Since 1856, the students, faculty and staff of the University of St. Michael’s College have contemplated their lives and purpose of education inside the walls of St. Basil’s Church. Today, St. Basil’s is the most well recognized Catholic symbol of the College, both as a building and as a centre of the sacramental life. The towering steeple rises above the campus for all in the community to see, and its message is amplified across the country through the national broadcast of its daily Masses.

WinterAs a collegiate church, St. Basil’s is the place of encounter with God and other people. Students are connected to the wider community, where the rich and poor gather; where people come in baptism and in death; where families come to ask God into the midst of their struggles. St. Basil’s is the place where questions are more important than answers; where mystery is embraced; where Truth is not proven, but encountered through relationship.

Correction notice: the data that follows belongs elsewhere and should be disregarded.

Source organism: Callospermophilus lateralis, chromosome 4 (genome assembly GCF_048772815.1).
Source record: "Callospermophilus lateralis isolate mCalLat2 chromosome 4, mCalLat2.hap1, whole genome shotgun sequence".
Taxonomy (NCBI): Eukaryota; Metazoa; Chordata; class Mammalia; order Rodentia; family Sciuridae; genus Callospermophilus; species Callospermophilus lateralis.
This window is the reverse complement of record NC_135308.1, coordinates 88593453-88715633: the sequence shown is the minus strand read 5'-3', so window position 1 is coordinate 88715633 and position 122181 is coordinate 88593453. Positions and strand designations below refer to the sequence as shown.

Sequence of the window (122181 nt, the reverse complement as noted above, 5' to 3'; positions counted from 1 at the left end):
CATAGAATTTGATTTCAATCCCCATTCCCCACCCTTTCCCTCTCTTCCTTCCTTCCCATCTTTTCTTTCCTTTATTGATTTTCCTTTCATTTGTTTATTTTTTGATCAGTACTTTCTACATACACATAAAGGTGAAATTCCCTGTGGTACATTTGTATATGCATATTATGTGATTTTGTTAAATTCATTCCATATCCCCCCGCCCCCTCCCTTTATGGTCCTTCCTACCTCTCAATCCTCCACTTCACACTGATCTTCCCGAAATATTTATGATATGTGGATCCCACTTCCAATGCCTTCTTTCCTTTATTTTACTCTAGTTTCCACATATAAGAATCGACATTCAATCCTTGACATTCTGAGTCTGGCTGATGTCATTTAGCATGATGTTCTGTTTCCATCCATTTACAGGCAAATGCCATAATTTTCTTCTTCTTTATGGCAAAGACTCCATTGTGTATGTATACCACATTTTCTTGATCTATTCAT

Much as they have since St. Michael’s founding, the Basilian Fathers continue to preach and teach goodness, discipline and knowledge in and around the walls of the sacred space. As the “Mother Church” of the Basilians, it is located just across the street from their curial offices and serves as a gathering place for the community to celebrate with fellow teachers, and former and present students. In this respect, St. Basil’s contains the living history of USMC.

Part of that history speaks to the wish of Captain John Elmsley when he donated the land to the Basilians: that a college and church be built together for future generations. Elmsley was a firm believer in the strength of education and the grace of the Eucharist. Decades later, students, faculty, staff, alumni and so many members of the community remain connected to St. Michael’s as they gather around the Eucharist.

Any given day, the high gothic ceilings look down on students and staff quietly praying in the silence. A few times a day, some of those same people will gather with others to remind themselves that their education is always at the service of others, as instructed by the Gospel.